Derivatives deals that have boosted demand for India’s sovereign debt billions of times come under threat from the proposed tax, adding pressure to a market struggling with record sovereign debt.
Plans to tax high-value insurance contracts in New Delhi will reduce demand and encourage the industry to cut bond investments, analysts said. has increased the amount of debt purchased for
The deal will allow the insurer to secure future returns without expanding its balance sheet, with some estimates that the bank bought $19 billion in Treasury bonds. If that demand dwindles, pressure on the Reserve Bank of India to support the market could increase as Prime Minister Narendra Modi steps up the sale of government bonds. Buying of government bonds through trade could fall by 15% to 20% due to tax changes, said Ashish Baidia, finance chief at DBS Bank. in Bombay. The surge in government bonds “will create a demand deficit of Rs 2.5 trillion, which will require RBI intervention or inflows from real-money bond funds,” he said.
The deal, known as a bond forward rate agreement, has fueled strong demand for long-term bonds in recent months. His benchmark 5-year yield has risen more than 140 basis points over the past year, while the 30-year yield has risen only 39 basis points. According to HDFC Life Insurance Co., the interest rate deal works by allowing insurers to lock in the yield on long-term debt (usually 10- to 40-year bonds) for the next two to six years. This allows you to avoid the risk of interest rate fluctuations. Banks get funding costs and hedging spreads by purchasing debt.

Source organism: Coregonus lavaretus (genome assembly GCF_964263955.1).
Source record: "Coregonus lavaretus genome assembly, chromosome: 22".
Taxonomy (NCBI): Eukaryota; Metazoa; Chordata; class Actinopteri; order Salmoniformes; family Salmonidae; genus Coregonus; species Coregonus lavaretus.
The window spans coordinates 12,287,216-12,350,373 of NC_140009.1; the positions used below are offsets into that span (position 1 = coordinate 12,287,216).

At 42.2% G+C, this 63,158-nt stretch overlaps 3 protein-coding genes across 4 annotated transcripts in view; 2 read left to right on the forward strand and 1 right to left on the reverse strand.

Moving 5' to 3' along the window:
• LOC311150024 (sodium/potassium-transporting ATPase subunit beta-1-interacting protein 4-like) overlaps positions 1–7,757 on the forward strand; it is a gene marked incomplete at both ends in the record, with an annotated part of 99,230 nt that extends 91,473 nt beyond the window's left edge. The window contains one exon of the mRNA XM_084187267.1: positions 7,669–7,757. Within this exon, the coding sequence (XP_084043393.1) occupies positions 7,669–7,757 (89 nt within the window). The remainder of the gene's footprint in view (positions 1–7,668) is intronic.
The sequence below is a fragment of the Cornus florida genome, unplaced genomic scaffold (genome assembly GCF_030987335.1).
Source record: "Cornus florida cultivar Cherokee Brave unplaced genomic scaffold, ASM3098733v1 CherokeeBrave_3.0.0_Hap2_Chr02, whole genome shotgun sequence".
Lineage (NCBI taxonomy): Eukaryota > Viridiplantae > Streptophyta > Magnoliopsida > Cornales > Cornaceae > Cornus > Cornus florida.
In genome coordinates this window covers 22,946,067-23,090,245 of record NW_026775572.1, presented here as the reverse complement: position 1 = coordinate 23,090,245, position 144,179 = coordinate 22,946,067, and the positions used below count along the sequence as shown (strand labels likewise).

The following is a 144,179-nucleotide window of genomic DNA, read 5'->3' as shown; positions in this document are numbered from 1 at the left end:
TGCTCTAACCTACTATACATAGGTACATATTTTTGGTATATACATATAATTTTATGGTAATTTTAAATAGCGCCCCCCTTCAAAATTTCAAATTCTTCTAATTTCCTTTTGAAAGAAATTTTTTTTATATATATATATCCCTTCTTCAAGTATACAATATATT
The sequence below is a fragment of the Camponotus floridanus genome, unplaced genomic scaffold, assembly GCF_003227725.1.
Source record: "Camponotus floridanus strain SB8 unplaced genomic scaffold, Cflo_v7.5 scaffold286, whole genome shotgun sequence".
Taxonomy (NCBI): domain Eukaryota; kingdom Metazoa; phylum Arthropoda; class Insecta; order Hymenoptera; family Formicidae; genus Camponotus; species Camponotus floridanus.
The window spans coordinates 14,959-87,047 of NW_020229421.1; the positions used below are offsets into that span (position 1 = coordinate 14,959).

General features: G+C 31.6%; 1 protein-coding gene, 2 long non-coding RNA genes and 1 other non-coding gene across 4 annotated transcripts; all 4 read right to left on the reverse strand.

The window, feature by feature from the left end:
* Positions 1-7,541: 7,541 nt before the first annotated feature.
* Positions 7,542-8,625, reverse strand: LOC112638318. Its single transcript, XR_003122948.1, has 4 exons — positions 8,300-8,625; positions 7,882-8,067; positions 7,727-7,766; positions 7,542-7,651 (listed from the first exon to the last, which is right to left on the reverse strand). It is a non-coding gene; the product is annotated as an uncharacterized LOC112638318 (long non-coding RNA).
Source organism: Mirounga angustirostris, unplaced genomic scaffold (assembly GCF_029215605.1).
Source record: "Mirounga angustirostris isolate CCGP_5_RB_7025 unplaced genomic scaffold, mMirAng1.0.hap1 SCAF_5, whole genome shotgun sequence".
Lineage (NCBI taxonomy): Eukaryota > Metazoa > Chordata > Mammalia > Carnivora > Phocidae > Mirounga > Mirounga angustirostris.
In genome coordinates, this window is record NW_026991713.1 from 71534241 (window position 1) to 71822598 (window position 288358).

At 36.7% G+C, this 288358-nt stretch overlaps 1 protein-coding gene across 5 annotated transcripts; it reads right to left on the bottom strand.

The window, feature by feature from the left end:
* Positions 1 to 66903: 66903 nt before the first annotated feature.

According to ICICI Securities Primary Dealership Ltd. and Star Union Daiichi Life Insurance Company, the notional value of the bonds held by the bank offering the deal could be around 1.6 trillion rupees ($19 billion). Trading Continues to Rise He said traders will use cash for settlements in the final weeks before tax changes in April.
Ram Kamal Samanta, senior vice president of investment at Star Union Dai-ichi Life said: “Household taxes may reduce demand for traditional insurance products. Demand for FRAs may therefore cool with reduced hedging needs.”
As Modi aims to boost economic growth ahead of next year’s elections, the government plans for him to borrow 15.4 trillion rupees in his fiscal year starting April 1, which will Since this quarter he has increased by 8.4%.
Insurance demand has played a key role in keeping India’s bond yields in check in recent years, helping the government run one of Asia’s largest budget deficits.